Also in this period religion plays a very important and prominent part in people's lives and due to Henry VIII's bloody convergence from Catholicism to Protestantism religious persecution was very high.

  2. William Blake: Songs of Innocence and Songs of Experience.

    By 1805 William Blake had finally come to accept that the general public did not understand him, and his views of how the country and society could be improved were thought of as ridiculous. A famous quotation of his is 'I must create a system, or be enslaved by another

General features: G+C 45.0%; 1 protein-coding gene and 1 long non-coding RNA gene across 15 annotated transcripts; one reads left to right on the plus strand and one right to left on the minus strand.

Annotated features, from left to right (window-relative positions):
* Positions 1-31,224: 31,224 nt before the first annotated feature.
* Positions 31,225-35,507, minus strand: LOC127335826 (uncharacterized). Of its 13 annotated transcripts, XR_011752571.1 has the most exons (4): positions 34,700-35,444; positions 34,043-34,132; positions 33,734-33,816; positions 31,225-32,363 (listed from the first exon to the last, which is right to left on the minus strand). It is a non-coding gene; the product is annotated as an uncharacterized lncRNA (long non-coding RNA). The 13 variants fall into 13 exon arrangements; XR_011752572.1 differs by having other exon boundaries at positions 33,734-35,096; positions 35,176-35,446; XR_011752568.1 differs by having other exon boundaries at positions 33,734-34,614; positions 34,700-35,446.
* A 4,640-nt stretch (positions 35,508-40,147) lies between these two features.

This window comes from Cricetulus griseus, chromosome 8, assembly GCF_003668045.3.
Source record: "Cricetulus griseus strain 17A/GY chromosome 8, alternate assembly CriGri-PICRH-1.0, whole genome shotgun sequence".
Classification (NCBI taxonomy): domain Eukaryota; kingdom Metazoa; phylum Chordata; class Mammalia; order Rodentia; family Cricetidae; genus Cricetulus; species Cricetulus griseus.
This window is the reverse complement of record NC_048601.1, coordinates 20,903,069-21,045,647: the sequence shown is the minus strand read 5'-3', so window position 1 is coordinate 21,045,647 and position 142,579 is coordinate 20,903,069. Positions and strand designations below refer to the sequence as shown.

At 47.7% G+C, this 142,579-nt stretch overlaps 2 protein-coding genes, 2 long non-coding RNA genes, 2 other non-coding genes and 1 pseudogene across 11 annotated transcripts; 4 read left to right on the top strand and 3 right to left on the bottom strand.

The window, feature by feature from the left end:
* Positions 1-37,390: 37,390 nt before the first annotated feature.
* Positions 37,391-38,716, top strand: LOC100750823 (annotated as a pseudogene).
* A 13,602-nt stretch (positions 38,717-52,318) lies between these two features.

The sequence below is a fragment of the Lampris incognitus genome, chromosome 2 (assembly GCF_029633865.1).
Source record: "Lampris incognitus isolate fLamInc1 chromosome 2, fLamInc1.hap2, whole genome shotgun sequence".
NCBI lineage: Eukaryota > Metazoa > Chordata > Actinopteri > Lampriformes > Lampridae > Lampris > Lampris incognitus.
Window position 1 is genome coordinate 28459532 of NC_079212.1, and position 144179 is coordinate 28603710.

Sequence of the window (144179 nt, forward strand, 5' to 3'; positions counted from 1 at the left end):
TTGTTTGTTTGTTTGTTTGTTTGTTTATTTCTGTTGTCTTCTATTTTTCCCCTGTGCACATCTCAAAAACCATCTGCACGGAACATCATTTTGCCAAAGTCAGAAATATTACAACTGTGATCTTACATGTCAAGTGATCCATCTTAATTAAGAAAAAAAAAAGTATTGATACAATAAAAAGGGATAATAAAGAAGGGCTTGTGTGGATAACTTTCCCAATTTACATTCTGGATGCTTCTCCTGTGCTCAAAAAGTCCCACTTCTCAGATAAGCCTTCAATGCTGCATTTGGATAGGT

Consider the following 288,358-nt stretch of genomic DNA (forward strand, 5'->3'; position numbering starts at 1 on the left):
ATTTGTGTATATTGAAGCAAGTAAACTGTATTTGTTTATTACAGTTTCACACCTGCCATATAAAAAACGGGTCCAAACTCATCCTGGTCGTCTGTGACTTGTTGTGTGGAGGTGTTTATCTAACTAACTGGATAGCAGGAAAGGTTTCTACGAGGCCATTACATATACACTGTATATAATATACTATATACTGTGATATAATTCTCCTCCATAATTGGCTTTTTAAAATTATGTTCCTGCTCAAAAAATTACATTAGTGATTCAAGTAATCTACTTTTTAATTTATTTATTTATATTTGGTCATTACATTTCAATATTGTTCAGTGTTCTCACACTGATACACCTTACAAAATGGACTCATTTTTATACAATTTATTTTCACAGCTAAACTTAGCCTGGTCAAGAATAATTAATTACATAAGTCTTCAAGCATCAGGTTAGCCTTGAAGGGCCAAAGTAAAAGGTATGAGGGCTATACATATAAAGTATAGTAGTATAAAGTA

1. With reference to at least four poems, show how they are representative of themes ...

    Both the clod and the pebble are mouth pieces that voice the contrasting extreme views on love. Blake also uses the technique of mirroring stanzas. At first, this seems to the reader as a common identity and similarity between the two halves of the poem.

  2. Romanticism - Blake's Songs of Innocence and Songs of Experience

    This vast white background with a spec of black highlights the isolation and insignificance of the child. Winter in most circumstances brings about ideas of the cold and deprivation, which can actually symbolise poverty. The poverty and isolation in this version of the poem is not redeemed through any sense

  • Over 160,000 pieces
    of student written work
  • Annotated by
    experienced teachers
  • Ideas and feedback to
    improve your own work